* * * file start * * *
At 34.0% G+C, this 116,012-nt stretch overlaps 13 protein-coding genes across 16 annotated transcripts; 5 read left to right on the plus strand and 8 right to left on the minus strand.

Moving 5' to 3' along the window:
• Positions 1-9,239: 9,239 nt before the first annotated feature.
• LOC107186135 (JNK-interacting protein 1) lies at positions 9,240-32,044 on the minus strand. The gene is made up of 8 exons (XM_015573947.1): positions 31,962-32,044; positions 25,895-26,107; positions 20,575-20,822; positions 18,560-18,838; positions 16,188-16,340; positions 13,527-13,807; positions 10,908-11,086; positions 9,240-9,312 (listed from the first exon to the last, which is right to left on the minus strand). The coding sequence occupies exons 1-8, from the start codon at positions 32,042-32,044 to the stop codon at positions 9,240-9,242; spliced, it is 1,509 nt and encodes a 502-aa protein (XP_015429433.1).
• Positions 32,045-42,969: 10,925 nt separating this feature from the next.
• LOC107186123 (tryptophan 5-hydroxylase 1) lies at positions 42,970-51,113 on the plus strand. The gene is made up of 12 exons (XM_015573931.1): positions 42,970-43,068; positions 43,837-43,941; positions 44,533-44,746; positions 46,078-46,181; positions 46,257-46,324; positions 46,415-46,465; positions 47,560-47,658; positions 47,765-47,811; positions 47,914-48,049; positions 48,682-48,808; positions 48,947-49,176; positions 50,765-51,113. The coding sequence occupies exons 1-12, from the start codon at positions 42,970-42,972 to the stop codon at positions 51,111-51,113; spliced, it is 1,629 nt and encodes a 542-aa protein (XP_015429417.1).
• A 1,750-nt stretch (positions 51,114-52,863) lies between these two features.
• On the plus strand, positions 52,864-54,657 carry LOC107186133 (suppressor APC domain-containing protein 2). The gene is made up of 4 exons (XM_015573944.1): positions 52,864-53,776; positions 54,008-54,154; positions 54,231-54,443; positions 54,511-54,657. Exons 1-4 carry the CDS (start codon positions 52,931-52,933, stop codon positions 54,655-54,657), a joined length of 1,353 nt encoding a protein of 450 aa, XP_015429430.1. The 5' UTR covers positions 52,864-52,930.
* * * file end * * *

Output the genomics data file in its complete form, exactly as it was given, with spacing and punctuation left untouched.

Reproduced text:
At 34.0% G+C, this 116,012-nt stretch overlaps 13 protein-coding genes across 16 annotated transcripts; 5 read left to right on the plus strand and 8 right to left on the minus strand.

Moving 5' to 3' along the window:
• Positions 1-9,239: 9,239 nt before the first annotated feature.
• LOC107186135 (JNK-interacting protein 1) lies at positions 9,240-32,044 on the minus strand. The gene is made up of 8 exons (XM_015573947.1): positions 31,962-32,044; positions 25,895-26,107; positions 20,575-20,822; positions 18,560-18,838; positions 16,188-16,340; positions 13,527-13,807; positions 10,908-11,086; positions 9,240-9,312 (listed from the first exon to the last, which is right to left on the minus strand). The coding sequence occupies exons 1-8, from the start codon at positions 32,042-32,044 to the stop codon at positions 9,240-9,242; spliced, it is 1,509 nt and encodes a 502-aa protein (XP_015429433.1).
• Positions 32,045-42,969: 10,925 nt separating this feature from the next.
• LOC107186123 (tryptophan 5-hydroxylase 1) lies at positions 42,970-51,113 on the plus strand. The gene is made up of 12 exons (XM_015573931.1): positions 42,970-43,068; positions 43,837-43,941; positions 44,533-44,746; positions 46,078-46,181; positions 46,257-46,324; positions 46,415-46,465; positions 47,560-47,658; positions 47,765-47,811; positions 47,914-48,049; positions 48,682-48,808; positions 48,947-49,176; positions 50,765-51,113. The coding sequence occupies exons 1-12, from the start codon at positions 42,970-42,972 to the stop codon at positions 51,111-51,113; spliced, it is 1,629 nt and encodes a 542-aa protein (XP_015429417.1).
• A 1,750-nt stretch (positions 51,114-52,863) lies between these two features.
• On the plus strand, positions 52,864-54,657 carry LOC107186133 (suppressor APC domain-containing protein 2). The gene is made up of 4 exons (XM_015573944.1): positions 52,864-53,776; positions 54,008-54,154; positions 54,231-54,443; positions 54,511-54,657. Exons 1-4 carry the CDS (start codon positions 52,931-52,933, stop codon positions 54,655-54,657), a joined length of 1,353 nt encoding a protein of 450 aa, XP_015429430.1. The 5' UTR covers positions 52,864-52,930.